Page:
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Meet William Orantes

Today we’d like to introduce you to William Orantes.

Every artist has a unique story. Can you briefly walk us through yours?
Biracial child, adopted to a single white mother who was heavily involved it the civil rights movement, with two adopted biracial siblings, a sister and brother. I looked “whiter” than most mixed kids; so, I struggled a lot with identity and not knowing who or what I was. My mother always made sure we were surrounded by sports, art, and music as a young child. She had a great friend while growing up who was a big deal in the Jazz scene in the Bay Area and greater West Coast. Gweni used to take us on the kneed and play piano with us while she song. I believe this is where I started gathering my love for art forms. As it was apparent I was not the best vocalist or musician I began venturing out to different art forms to help me find myself. I did a lot if drawing and painting and eventually fixated my attention to cameras. Both photo and video cameras. I remember begging my mom for a little Canon home camcorder as a kid and I would shoot everything my one tape could handle, then end up deleting clips as they got old since I didn’t have the capabilities or knowledge to edit them.

My first “film” I did was actually in substitute for a paper I was supposed to write for my Spanish class. I convinced my teacher to let me turn in a movie I created a long with my script written in Spanish. The film was horrible but my teacher gave me a passing grade for the effort and creativity. In the beginning I didn’t believe I study film or photography in college as a real major, but I always had a camera in my hand shooting events, grad photos, music video and promo pics for my friends and anyone else who would trust me. Then came my final year and I began a real photography class which changed everything for me. I finally learned I could take this passion of mine and turn it into a career. From there on I have been doing anything and everything possible with cameras and the creative process. I still feel I am growing as an artist and don’t think I will ever stop.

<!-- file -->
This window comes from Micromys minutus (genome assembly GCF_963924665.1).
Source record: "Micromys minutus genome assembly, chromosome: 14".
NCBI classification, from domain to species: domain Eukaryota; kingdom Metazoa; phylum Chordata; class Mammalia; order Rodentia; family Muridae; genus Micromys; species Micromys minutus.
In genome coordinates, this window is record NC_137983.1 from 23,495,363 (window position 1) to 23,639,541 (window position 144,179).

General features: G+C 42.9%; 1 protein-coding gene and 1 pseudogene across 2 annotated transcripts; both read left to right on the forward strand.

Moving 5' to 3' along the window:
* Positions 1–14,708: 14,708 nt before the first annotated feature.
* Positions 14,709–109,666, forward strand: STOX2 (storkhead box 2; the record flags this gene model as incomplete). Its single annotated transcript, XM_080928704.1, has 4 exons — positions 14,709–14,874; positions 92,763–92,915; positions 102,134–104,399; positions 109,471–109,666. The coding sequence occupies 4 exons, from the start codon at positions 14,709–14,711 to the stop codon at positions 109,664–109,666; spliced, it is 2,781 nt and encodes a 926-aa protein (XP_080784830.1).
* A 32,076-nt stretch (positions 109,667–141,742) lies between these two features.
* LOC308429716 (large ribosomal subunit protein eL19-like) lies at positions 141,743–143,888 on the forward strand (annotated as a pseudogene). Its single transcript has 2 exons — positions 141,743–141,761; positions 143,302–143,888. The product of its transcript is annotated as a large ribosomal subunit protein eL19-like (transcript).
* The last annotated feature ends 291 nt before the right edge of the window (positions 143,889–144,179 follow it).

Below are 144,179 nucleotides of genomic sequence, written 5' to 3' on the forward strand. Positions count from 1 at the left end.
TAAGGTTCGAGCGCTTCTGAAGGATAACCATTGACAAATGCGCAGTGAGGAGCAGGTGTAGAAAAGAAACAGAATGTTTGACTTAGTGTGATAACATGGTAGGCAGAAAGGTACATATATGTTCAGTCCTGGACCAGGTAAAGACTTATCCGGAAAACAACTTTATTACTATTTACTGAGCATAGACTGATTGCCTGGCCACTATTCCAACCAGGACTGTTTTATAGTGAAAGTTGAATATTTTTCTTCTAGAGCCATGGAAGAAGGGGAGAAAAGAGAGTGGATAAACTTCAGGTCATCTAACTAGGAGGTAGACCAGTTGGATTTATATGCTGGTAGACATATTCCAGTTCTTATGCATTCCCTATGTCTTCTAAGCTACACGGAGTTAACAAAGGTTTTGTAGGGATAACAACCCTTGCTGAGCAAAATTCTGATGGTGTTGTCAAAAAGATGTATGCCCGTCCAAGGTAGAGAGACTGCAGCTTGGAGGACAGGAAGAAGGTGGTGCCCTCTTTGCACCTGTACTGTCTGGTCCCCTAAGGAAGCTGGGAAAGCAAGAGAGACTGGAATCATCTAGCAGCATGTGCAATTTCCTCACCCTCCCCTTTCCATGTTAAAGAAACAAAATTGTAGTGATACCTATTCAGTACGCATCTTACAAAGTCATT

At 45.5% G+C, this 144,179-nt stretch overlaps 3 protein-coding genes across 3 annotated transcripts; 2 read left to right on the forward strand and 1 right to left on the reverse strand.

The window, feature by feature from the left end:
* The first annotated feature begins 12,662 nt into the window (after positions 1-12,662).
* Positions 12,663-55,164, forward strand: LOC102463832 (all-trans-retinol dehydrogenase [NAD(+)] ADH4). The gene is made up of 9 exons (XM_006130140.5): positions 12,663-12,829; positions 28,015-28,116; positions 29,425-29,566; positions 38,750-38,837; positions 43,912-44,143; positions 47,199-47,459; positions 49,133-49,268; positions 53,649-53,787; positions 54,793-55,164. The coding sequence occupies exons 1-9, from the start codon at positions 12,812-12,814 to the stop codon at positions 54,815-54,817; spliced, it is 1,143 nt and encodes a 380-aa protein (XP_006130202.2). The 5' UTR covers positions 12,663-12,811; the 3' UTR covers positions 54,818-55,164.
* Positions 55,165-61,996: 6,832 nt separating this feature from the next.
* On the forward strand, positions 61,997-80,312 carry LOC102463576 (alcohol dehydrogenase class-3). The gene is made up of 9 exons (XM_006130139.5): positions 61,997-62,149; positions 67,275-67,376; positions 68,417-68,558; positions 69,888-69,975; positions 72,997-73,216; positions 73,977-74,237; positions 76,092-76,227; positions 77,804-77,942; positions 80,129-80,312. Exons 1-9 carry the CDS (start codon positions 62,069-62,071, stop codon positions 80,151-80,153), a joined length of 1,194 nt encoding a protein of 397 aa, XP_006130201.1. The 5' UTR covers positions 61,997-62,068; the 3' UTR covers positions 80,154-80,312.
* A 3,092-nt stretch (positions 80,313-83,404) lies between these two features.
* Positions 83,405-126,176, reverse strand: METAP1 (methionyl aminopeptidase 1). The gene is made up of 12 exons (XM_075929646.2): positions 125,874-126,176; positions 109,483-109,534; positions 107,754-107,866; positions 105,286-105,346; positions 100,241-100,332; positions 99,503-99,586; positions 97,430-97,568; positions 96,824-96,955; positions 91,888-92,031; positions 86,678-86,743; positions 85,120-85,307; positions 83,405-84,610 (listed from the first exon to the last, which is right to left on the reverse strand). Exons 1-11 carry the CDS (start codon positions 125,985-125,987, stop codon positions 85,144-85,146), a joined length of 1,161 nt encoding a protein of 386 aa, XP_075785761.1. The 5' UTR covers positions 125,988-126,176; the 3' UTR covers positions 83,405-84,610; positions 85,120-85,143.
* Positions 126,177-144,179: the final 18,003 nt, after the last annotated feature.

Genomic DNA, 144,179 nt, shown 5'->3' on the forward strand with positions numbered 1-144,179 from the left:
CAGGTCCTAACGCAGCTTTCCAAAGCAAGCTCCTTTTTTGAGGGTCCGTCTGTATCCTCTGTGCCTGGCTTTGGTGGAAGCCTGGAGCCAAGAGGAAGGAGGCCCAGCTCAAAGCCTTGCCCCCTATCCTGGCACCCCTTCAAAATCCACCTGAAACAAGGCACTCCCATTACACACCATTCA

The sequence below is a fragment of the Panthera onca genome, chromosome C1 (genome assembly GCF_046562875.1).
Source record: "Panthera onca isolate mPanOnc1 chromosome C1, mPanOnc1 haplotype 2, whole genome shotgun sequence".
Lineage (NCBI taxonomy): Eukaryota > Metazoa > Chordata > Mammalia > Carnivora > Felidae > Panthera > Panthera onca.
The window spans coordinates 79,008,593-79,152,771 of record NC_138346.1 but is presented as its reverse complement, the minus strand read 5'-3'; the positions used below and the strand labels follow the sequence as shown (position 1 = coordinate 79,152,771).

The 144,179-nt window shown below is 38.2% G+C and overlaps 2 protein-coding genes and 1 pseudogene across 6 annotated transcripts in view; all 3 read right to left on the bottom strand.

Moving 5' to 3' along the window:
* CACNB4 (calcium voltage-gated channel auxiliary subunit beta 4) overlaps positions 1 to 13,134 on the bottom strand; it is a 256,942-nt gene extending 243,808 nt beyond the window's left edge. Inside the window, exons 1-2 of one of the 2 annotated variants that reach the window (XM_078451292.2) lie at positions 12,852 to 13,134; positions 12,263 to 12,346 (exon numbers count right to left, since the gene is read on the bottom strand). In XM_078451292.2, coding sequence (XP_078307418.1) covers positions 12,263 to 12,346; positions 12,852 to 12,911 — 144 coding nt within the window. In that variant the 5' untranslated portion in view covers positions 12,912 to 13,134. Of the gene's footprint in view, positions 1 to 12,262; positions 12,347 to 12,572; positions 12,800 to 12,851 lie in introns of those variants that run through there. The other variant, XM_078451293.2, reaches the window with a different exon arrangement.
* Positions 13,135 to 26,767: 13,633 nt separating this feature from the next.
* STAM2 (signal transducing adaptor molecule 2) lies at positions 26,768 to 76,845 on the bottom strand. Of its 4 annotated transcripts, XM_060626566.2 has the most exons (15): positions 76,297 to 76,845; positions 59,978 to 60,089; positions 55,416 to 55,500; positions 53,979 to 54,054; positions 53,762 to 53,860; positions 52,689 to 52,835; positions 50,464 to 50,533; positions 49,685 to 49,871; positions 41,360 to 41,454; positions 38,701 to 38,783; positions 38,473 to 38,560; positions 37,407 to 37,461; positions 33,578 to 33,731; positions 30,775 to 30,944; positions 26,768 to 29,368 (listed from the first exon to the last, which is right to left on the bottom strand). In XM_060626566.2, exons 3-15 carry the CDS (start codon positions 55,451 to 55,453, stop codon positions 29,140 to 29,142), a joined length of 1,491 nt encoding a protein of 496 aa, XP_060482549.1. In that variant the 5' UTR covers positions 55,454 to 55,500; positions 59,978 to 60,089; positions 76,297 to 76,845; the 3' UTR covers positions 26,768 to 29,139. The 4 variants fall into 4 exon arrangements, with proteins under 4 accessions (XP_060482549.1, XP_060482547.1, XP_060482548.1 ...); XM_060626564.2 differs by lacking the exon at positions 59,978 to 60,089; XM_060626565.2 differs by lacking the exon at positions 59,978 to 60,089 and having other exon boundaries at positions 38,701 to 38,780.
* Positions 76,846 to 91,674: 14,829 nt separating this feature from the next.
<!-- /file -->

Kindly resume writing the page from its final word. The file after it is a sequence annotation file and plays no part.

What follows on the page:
Please tell us about your art.
I try to create imagery that speak to people, and their emotions. I want and hope that when someone looks at some of my work they either connect with a pre-existing memory or emotion, or that it inspires new ideas and concept of emotions.

Given everything that is going on in the world today, do you think the role of artists has changed? How do local, national or international events and issues affect your art?
Yes, I do believe the role of artist consistently changes. Depending on the art-form and the artist, we are now here and given a platform to not only create for people’s pleasure but as well inform people/masses what our, and our peers realities are so help evoke change. Simply speaking documenting rallies, protest and being a reporter but in our creative ways. Sometimes people don’t want to turn on the news to get an idea of what is going on but instead see physical pictures or video footage of some of the issues being talked about.

How or where can people see your work? How can people support your work?
I am in the process of setting up some exhibits at the moment and am as well revamping my website: www.willorantes.com
IG: @Will_orantes

Contact Info:

Image Credit:
35mm film

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